1. Jan 5, 2009

### Bill Foster

I'm reading a book: B.R. Martin's Nuclear and Particle Physics - An Introduction.

In section 1.3.1 on Parity, it states the following:

When dealing with p·x in the exponent, which should p and x be treated as - vectors or operators?

Suppose I work it out.

If exp$$[i($$p·x$$-Et)]$$ is an eigenfunction of momentum, then I assume that means that:

$$\hat{p}\psi($$x,t)=$$-i\hbar\frac{\partial}{\partial x}$$exp$$[i($$p·x$$-Et)]$$

Now if p and x are treated as vectors, then I will have to rewrite p·x as pxcosθ, which would lead to $$\hbar p \cos{\theta}$$exp$$[i($$p·x$$-Et)]$$, right?

Then the author goes on to say
I don't really understand that. Because if I did the above math correctly, then if p = 0, then $$\hbar p \cos{\theta}$$exp$$[i($$p·x$$-Et)]$$ would also be 0.

Can someone clear this up for me? Thanks.

Last edited: Jan 5, 2009
2. Jan 5, 2009

### CompuChip

Sorry, don't know that one.

They should be vectors, because you are taking the inner product.

Actually that doesn't say much. Basically you just wrote out what $\hat p$ looks like in "real"-space. Being an eigenfunction means that
$$\hat p \psi(x, t) = p \psi(x, t)$$
where the p on the right hand side is just a number. If you want to write it in real space, then you get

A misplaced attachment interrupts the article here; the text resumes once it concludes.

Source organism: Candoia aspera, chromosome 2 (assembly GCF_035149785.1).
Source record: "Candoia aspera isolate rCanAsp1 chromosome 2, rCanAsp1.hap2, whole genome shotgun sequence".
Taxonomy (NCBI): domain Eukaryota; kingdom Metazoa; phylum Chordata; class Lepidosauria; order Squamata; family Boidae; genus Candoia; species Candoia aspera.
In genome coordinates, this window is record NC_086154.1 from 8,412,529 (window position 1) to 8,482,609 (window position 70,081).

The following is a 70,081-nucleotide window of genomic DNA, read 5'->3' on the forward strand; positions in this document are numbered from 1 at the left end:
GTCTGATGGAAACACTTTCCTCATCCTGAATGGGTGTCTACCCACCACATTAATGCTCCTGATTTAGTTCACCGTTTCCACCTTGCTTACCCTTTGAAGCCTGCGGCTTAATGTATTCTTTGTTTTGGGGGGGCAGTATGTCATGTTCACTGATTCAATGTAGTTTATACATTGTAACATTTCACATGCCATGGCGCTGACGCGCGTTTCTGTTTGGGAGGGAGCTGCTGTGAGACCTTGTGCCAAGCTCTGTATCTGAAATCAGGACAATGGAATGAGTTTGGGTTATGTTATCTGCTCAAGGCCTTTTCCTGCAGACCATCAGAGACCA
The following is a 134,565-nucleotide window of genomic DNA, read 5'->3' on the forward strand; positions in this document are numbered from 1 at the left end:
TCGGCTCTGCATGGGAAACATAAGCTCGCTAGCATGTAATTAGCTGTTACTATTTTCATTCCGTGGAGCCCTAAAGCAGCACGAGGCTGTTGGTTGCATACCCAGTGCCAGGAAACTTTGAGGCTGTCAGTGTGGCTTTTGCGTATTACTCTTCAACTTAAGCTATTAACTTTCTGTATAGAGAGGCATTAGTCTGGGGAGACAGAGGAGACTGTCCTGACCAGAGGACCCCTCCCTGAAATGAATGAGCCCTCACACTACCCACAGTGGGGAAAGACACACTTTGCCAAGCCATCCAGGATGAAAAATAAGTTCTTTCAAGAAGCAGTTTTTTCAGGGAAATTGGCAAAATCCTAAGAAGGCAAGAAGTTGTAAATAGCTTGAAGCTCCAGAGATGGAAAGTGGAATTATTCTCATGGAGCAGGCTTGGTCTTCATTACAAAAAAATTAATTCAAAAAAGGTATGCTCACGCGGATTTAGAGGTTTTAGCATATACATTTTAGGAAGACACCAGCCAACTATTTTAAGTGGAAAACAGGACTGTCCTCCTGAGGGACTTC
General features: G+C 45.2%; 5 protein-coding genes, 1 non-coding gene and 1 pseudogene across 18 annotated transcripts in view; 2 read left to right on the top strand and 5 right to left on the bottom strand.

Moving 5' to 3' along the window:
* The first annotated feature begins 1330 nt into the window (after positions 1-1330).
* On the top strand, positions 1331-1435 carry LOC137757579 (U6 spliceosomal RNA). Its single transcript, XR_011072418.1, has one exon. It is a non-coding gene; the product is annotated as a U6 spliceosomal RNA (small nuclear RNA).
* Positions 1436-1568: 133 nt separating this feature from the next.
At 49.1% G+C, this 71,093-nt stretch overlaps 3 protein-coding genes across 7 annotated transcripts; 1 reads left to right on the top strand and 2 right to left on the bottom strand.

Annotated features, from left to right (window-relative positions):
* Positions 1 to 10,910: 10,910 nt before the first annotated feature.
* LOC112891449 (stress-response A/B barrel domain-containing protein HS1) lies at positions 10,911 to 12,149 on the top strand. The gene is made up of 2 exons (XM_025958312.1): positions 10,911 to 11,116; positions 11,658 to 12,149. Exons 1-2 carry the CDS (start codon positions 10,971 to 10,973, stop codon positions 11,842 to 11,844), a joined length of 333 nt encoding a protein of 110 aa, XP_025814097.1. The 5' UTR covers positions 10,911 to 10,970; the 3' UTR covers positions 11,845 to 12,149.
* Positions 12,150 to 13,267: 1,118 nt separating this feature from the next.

$$-i \hbar \frac{\partial}{\partial x} e^{i \vec p \cdot \vec x - E t} = P e^{i \vec p \cdot \vec x - E t}$$
I have called the eigenvalue P here, because from a mathematical point of view, it is just a number which needn't have anything to do with the momentum vector $\vec p$. In linear algebra, you would conventionally use $\lambda$ instead of P.

That is a possibility, where you go to polar coordinates in which you express a vector $\vec p$ in terms of a length $p$ and two angles $\theta, \phi$ and you choose your axes such that one of the variables $\theta$ is precisely the angle between $\vec p$ and $\vec x$ (that is, you make $\vec p$ lie along the z-axis).

You did the math correctly. Note that if $\vec p = \vec 0$, then in your polar coordinates in which p is the radial coordinate, also $p = 0$. So even after multiplying by $\hbar \cos\theta e^\cdots$ it will be zero. That entire exercise was just to show that indeed the exponential is an eigenfunction of the momentum operator, and you can read of the eigenvalue (it's the lambda in $\hat p \psi = \lambda(p) \psi$).

I think the point the author is trying to make is, that if the momentum vector is zero, there is no dependence on $\vec x$ anymore. So if you flip all the spatial coordinates $\vec x \to -\vec x$ (meaning x to -x, y to -y, z to -z, t to t) then the eigenfunction won't change.

Hope that lifts some confusion?